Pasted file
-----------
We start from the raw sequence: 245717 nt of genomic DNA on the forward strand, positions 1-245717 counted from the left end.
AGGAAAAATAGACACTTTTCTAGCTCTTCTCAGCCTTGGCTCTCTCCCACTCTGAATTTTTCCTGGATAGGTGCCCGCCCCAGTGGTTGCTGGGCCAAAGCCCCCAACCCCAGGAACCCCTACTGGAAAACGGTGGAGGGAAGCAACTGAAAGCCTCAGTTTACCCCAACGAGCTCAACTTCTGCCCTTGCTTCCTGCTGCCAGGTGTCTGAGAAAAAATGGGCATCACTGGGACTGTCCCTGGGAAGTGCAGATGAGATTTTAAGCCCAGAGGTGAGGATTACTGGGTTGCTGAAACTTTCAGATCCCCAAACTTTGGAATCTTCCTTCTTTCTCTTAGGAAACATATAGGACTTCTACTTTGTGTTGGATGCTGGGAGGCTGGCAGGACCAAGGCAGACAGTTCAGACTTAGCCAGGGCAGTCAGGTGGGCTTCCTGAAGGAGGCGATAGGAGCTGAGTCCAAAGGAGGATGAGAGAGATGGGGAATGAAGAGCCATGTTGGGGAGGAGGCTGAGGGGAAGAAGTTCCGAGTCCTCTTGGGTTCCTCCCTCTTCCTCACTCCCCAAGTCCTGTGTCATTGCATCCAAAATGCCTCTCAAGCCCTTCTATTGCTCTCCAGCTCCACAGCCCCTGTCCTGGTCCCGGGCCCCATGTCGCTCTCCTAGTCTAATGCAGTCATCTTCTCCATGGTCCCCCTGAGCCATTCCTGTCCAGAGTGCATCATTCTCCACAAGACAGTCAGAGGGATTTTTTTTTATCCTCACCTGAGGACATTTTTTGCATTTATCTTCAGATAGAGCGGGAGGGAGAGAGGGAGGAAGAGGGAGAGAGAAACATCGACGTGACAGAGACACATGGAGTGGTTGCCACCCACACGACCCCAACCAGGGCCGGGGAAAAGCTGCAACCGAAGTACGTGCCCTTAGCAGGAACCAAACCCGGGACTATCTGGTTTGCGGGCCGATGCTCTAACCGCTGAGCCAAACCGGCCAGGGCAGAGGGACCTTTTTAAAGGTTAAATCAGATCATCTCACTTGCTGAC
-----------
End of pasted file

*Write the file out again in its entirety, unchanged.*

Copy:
We start from the raw sequence: 245717 nt of genomic DNA on the forward strand, positions 1-245717 counted from the left end.
AGGAAAAATAGACACTTTTCTAGCTCTTCTCAGCCTTGGCTCTCTCCCACTCTGAATTTTTCCTGGATAGGTGCCCGCCCCAGTGGTTGCTGGGCCAAAGCCCCCAACCCCAGGAACCCCTACTGGAAAACGGTGGAGGGAAGCAACTGAAAGCCTCAGTTTACCCCAACGAGCTCAACTTCTGCCCTTGCTTCCTGCTGCCAGGTGTCTGAGAAAAAATGGGCATCACTGGGACTGTCCCTGGGAAGTGCAGATGAGATTTTAAGCCCAGAGGTGAGGATTACTGGGTTGCTGAAACTTTCAGATCCCCAAACTTTGGAATCTTCCTTCTTTCTCTTAGGAAACATATAGGACTTCTACTTTGTGTTGGATGCTGGGAGGCTGGCAGGACCAAGGCAGACAGTTCAGACTTAGCCAGGGCAGTCAGGTGGGCTTCCTGAAGGAGGCGATAGGAGCTGAGTCCAAAGGAGGATGAGAGAGATGGGGAATGAAGAGCCATGTTGGGGAGGAGGCTGAGGGGAAGAAGTTCCGAGTCCTCTTGGGTTCCTCCCTCTTCCTCACTCCCCAAGTCCTGTGTCATTGCATCCAAAATGCCTCTCAAGCCCTTCTATTGCTCTCCAGCTCCACAGCCCCTGTCCTGGTCCCGGGCCCCATGTCGCTCTCCTAGTCTAATGCAGTCATCTTCTCCATGGTCCCCCTGAGCCATTCCTGTCCAGAGTGCATCATTCTCCACAAGACAGTCAGAGGGATTTTTTTTTATCCTCACCTGAGGACATTTTTTGCATTTATCTTCAGATAGAGCGGGAGGGAGAGAGGGAGGAAGAGGGAGAGAGAAACATCGACGTGACAGAGACACATGGAGTGGTTGCCACCCACACGACCCCAACCAGGGCCGGGGAAAAGCTGCAACCGAAGTACGTGCCCTTAGCAGGAACCAAACCCGGGACTATCTGGTTTGCGGGCCGATGCTCTAACCGCTGAGCCAAACCGGCCAGGGCAGAGGGACCTTTTTAAAGGTTAAATCAGATCATCTCACTTGCTGAC